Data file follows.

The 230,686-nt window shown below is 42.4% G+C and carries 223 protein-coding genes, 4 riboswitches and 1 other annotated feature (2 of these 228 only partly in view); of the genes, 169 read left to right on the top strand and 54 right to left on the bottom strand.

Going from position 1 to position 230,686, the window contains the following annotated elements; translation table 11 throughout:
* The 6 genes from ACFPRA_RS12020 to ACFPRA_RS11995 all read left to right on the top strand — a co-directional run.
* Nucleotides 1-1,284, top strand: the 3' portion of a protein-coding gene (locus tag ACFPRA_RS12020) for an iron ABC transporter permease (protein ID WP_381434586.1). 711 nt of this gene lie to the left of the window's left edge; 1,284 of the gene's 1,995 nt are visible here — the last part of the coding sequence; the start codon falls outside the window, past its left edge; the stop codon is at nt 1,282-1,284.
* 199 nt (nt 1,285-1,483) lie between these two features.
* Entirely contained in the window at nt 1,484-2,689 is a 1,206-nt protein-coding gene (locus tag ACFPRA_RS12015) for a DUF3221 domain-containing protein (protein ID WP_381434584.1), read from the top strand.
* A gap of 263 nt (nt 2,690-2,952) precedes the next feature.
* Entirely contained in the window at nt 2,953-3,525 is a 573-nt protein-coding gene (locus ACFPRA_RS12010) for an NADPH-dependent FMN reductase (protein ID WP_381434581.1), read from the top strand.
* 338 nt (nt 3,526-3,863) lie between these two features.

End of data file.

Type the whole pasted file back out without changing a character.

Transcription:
The 230,686-nt window shown below is 42.4% G+C and carries 223 protein-coding genes, 4 riboswitches and 1 other annotated feature (2 of these 228 only partly in view); of the genes, 169 read left to right on the top strand and 54 right to left on the bottom strand.

Going from position 1 to position 230,686, the window contains the following annotated elements; translation table 11 throughout:
* The 6 genes from ACFPRA_RS12020 to ACFPRA_RS11995 all read left to right on the top strand — a co-directional run.
* Nucleotides 1-1,284, top strand: the 3' portion of a protein-coding gene (locus tag ACFPRA_RS12020) for an iron ABC transporter permease (protein ID WP_381434586.1). 711 nt of this gene lie to the left of the window's left edge; 1,284 of the gene's 1,995 nt are visible here — the last part of the coding sequence; the start codon falls outside the window, past its left edge; the stop codon is at nt 1,282-1,284.
* 199 nt (nt 1,285-1,483) lie between these two features.
* Entirely contained in the window at nt 1,484-2,689 is a 1,206-nt protein-coding gene (locus tag ACFPRA_RS12015) for a DUF3221 domain-containing protein (protein ID WP_381434584.1), read from the top strand.
* A gap of 263 nt (nt 2,690-2,952) precedes the next feature.
* Entirely contained in the window at nt 2,953-3,525 is a 573-nt protein-coding gene (locus ACFPRA_RS12010) for an NADPH-dependent FMN reductase (protein ID WP_381434581.1), read from the top strand.
* 338 nt (nt 3,526-3,863) lie between these two features.